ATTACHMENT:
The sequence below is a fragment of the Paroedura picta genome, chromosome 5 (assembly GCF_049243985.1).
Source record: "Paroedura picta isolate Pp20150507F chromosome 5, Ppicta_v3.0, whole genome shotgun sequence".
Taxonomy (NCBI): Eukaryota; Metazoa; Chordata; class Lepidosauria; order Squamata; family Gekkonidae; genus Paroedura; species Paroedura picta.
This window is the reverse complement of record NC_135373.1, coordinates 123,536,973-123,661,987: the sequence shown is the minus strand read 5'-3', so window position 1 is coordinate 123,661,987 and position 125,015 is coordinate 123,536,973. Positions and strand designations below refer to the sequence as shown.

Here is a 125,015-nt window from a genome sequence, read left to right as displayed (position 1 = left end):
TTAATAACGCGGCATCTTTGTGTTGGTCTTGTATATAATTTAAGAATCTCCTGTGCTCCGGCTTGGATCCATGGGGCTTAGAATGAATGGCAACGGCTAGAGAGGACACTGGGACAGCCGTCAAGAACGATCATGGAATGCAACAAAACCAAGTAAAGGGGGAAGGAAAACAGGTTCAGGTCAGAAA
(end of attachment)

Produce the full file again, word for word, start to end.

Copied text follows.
The sequence below is a fragment of the Paroedura picta genome, chromosome 5 (assembly GCF_049243985.1).
Source record: "Paroedura picta isolate Pp20150507F chromosome 5, Ppicta_v3.0, whole genome shotgun sequence".
Taxonomy (NCBI): Eukaryota; Metazoa; Chordata; class Lepidosauria; order Squamata; family Gekkonidae; genus Paroedura; species Paroedura picta.
This window is the reverse complement of record NC_135373.1, coordinates 123,536,973-123,661,987: the sequence shown is the minus strand read 5'-3', so window position 1 is coordinate 123,661,987 and position 125,015 is coordinate 123,536,973. Positions and strand designations below refer to the sequence as shown.

Here is a 125,015-nt window from a genome sequence, read left to right as displayed (position 1 = left end):
TTAATAACGCGGCATCTTTGTGTTGGTCTTGTATATAATTTAAGAATCTCCTGTGCTCCGGCTTGGATCCATGGGGCTTAGAATGAATGGCAACGGCTAGAGAGGACACTGGGACAGCCGTCAAGAACGATCATGGAATGCAACAAAACCAAGTAAAGGGGGAAGGAAAACAGGTTCAGGTCAGAAA